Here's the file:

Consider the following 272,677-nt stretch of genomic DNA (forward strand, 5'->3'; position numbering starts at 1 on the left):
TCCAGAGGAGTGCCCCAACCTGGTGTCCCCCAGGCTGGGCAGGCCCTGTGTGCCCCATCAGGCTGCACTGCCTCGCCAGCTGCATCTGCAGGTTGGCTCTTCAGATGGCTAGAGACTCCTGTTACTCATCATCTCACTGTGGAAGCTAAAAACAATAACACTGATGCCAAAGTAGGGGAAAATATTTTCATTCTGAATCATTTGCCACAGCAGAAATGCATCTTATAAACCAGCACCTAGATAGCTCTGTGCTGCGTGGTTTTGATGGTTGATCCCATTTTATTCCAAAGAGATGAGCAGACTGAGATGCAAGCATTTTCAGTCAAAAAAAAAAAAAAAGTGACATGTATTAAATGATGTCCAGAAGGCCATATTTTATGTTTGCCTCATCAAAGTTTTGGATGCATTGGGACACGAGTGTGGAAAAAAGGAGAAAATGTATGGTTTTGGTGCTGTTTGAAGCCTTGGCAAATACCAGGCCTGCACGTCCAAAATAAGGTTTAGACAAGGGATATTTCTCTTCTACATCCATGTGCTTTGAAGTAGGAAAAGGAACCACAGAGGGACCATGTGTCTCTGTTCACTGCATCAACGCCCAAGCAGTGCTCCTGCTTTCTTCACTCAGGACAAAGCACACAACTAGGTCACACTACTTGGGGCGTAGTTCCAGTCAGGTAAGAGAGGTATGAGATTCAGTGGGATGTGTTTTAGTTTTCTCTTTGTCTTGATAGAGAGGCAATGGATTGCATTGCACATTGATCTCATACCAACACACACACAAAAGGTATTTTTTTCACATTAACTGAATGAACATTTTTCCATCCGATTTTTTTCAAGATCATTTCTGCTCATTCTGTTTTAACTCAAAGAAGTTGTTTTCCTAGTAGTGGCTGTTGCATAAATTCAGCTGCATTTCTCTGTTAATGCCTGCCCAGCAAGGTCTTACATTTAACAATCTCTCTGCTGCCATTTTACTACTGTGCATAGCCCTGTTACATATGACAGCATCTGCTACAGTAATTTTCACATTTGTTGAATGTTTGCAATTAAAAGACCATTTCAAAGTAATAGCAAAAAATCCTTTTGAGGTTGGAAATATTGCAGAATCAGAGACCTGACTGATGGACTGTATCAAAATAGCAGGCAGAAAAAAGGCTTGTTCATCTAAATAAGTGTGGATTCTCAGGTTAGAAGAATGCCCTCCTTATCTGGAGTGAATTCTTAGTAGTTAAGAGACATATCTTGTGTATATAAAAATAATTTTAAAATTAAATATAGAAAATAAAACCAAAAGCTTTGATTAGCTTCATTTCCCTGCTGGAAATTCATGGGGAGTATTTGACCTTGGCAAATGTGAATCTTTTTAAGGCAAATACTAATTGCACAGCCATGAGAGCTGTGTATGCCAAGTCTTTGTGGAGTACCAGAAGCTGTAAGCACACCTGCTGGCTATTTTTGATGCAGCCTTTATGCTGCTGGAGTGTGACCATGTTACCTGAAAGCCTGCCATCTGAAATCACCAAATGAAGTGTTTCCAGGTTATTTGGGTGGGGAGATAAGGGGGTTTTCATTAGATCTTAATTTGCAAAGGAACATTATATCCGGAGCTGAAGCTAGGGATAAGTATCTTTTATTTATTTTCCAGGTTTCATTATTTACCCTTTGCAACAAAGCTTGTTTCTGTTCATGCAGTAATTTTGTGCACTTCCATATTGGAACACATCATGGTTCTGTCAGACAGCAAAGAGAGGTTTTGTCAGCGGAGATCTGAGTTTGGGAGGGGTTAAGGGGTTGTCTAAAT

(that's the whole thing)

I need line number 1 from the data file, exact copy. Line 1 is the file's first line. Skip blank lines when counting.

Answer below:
Consider the following 272,677-nt stretch of genomic DNA (forward strand, 5'->3'; position numbering starts at 1 on the left):